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The villainisation of plastic and the green-washing of cardboard has led to a curious unsustainable eco-disaster: overpackaging.

Overpackaging is the practice of adding extra, entirely unnecessary layers to packaging. Think about:

  • Tubes of toothpaste in a cardboard box
  • Body lotion in a pump bottle, sold in a box
  • Vitamin bottles in a box
  • Yoghurt pottles with a cardboard sleeve
  • Breakfast cereals in a bag, with a box on the outside

All of these items, arguably, need one layer of plastic packaging. But there’s that cardboard packaging on the outside. Why do we need these double (or triple, in the case of some more ‘luxury’ skincare brands) packaging layers? Is it for protection during shipping? An extra place for more product information? To make the product seem more luxe and high-end?

Why Do Brands Overpackage?

This problem is multi-faceted but ironically, it’s usually about being perceived as environmentally friendly. Plastic is what many products are best packaged in; it’s lightweight, recyclable, non-reactive, versatile, robust, and highly recyclable. However, the perception by consumers is that plastic is an environmental threat. So producers simply use the plastic container they need, but then dress it up in the ‘eco friendly’ alternative, cardboard.

Eight studies looked into the psychology of packaging. What they overwhelmingly showed was that consumers perceive products with extra paper layers over plastic as being more environmentally friendly. And bizarrely, they were willing to pay an extra 15 cents more for a cereal bar, in the same plastic wrapper as normal, but with an extra layer of paper packaging.

As a manufacturer, this is insanity; more cost to produce, more time in production, and twice as much waste.

Even more paradoxically, consumers who view themselves as being most environmentally conscious were more likely to buy these overpackaged products. The people who said they were most concerned, contributed the most to this environmentally harmful practice.

What’s the Harm of Double Packaging?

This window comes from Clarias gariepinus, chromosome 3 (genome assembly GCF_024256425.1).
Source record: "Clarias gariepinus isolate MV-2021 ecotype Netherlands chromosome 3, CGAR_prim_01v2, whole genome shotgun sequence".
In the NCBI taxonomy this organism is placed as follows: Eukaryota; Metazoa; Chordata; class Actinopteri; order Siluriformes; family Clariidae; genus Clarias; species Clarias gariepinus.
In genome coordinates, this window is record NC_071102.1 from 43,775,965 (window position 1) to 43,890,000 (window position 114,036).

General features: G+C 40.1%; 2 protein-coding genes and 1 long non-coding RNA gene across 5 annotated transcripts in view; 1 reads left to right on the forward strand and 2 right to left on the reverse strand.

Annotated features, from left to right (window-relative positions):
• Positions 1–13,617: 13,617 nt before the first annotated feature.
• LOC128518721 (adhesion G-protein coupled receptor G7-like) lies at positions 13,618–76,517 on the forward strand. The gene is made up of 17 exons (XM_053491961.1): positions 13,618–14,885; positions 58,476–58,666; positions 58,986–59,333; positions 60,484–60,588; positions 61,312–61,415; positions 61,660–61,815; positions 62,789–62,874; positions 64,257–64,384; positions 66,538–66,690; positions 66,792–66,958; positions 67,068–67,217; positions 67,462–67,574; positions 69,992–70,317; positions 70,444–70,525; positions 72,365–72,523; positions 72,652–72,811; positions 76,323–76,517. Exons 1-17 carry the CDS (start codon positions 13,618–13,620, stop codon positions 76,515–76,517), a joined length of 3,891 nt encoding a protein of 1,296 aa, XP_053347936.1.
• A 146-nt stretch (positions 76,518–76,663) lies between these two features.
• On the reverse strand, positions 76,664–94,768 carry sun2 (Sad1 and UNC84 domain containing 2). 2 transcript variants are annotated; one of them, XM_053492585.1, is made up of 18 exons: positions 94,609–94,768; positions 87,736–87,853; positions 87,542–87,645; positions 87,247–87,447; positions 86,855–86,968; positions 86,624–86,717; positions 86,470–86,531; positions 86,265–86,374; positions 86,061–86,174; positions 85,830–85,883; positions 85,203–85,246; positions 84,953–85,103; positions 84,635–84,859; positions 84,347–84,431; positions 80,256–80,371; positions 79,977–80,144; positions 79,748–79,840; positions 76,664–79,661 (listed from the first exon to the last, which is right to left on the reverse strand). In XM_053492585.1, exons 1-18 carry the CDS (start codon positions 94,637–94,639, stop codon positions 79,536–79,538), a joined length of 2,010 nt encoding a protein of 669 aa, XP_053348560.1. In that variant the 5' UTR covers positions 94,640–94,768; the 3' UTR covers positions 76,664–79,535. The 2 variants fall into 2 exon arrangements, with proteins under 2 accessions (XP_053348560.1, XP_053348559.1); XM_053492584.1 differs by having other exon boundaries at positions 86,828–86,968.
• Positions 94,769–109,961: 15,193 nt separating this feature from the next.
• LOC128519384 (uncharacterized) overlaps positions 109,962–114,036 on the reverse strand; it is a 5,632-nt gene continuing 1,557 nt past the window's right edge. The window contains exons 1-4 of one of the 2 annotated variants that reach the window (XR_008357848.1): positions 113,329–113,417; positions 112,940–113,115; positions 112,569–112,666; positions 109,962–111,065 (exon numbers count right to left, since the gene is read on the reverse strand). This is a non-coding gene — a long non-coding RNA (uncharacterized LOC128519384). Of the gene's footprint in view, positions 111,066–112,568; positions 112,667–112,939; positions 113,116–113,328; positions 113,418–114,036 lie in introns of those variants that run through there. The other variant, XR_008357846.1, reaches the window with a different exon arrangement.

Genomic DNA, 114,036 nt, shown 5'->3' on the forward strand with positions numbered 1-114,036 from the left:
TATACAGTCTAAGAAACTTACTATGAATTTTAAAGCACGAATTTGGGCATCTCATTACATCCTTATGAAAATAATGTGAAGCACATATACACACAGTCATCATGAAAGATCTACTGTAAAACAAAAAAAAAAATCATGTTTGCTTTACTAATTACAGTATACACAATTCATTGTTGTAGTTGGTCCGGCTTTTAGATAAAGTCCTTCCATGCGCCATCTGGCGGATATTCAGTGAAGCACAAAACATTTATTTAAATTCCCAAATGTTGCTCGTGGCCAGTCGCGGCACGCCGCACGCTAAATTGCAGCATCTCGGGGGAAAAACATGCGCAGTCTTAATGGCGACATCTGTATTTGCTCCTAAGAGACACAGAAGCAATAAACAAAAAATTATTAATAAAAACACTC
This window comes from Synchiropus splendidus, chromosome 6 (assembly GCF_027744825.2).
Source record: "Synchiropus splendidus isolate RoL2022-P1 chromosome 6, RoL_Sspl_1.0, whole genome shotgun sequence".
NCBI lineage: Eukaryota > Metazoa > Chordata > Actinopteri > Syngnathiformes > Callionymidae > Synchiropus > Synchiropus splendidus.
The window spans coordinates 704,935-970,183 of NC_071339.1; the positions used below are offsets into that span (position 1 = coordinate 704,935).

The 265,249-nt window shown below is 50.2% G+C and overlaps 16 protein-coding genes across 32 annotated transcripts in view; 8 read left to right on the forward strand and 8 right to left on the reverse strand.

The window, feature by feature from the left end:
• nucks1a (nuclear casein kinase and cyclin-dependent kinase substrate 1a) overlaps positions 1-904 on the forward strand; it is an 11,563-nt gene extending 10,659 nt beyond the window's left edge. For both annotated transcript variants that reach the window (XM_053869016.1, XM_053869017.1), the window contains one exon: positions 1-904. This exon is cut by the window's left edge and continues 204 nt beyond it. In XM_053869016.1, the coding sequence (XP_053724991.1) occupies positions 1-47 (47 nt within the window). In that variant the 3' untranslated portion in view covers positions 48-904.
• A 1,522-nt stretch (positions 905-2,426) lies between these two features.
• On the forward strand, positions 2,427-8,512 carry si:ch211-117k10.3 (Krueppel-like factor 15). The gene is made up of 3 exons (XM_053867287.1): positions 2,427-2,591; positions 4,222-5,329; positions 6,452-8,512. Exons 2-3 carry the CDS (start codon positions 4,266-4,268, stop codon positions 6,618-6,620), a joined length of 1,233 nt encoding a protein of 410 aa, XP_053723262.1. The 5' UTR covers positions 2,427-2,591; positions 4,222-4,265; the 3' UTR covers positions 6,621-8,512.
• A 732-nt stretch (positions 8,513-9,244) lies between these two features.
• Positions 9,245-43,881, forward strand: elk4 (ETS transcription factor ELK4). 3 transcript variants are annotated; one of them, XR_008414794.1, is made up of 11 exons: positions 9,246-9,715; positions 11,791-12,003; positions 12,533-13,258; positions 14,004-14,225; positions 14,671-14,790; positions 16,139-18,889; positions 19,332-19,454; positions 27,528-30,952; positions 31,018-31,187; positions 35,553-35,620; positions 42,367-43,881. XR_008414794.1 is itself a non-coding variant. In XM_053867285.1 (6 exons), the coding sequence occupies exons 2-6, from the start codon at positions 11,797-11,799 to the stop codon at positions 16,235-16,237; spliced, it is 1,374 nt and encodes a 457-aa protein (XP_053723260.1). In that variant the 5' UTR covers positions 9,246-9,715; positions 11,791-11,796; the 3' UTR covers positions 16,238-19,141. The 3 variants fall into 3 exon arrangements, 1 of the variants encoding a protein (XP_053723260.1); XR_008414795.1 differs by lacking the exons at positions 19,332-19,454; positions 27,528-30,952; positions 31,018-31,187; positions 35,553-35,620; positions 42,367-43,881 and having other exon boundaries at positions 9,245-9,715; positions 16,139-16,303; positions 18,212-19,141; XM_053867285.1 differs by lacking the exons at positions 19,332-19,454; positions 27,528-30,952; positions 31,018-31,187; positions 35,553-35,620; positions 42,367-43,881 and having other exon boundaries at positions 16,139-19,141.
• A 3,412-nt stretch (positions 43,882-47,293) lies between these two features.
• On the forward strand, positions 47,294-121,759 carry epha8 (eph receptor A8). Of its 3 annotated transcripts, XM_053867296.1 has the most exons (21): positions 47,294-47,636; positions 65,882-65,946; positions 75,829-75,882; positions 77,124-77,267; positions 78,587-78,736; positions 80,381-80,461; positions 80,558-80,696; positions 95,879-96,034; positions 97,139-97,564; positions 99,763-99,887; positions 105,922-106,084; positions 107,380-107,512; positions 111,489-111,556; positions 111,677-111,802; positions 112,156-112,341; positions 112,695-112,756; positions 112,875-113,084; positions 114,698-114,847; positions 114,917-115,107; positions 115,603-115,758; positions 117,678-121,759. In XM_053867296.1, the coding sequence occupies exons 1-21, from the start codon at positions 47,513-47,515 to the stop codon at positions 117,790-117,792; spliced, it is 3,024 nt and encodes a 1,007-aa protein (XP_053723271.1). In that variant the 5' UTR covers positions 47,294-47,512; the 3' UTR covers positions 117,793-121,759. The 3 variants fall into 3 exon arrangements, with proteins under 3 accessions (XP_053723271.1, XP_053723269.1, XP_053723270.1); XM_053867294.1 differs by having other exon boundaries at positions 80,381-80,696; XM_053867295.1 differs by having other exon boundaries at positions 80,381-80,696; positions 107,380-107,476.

There’s huge irony in using double the packaging- therefore double the waste- to appear more eco-friendly. Cardboard is quickly biodegradable, but it’s a one-use item, and deceptive in how it is marketed as eco-positive when it only ever has one use.

Almost 12% of rubbish going to landfill in NZ is recyclable paper and cardboard. In 2018, Kiwis recycled around 485,000 tonnes of fibre-based materials in NZ, only half was recycled here, the rest is exported overseas. Cardboard is not as eco-friendly as it appears to be.

Comparing things on an environmental level, many plastics are highly recyclable. Adding a layer of packaging which is highly unlikely to be recycled, a one-use castaway item only for optics- is literal insanity.

While you can- and many corporations do- argue that this double packaging increases sales, and it’s up to the consumer to dispose of waste responsibly, it’s time that businesses step up and make ethical, environmentally friendly choices for their customers.

What Can You Do to Counteract This?

For most manufacturers, a lot of thought and time goes into finding the best packaging option. And for many, plastic is the best option. For example, glass is incredibly heavy to freight, and it’s breakable. Metal is reactive. Cardboard is a one-use item; it can’t get wet, and it collapses easily. Plastic is often the only option.

The best thing to do is advertise this fact. Signal to customers that this is an eco-positive choice by using a sticker intervention; ‘Minimal Packaging’. This can help consumers choose the plastic packaged item over the overpackaged competition. A 2023 Deloitte study showed that consumers do recognise that regardless of what it’s made from, minimal packaging is a more sustainable option (but, they do need to be reminded of it).

Choose Plastic Packaging, and Do It Sustainably

As a consumer, it’s time to look critically at things you buy. Everything on the shelf should be assessed, and double-packaged items should be left on the shelf.

As a producer, make ethical and planet-friendly choices. Choose the lightweight, hard-wearing, recyclable plastic container that is the best option for the safety and longevity of your product. And then make sure your customers know that you’re making the best choice for the environment. Label it with ‘minimal packaging’ and encourage your customers to recycle, either through social media or on the package itself.

The most ethical and environmentally responsible option is plastic which is recycled. If you need help finding the best packaging option for your product, contact us at IFP. We can help you find the best packaging for your product, and the environment.

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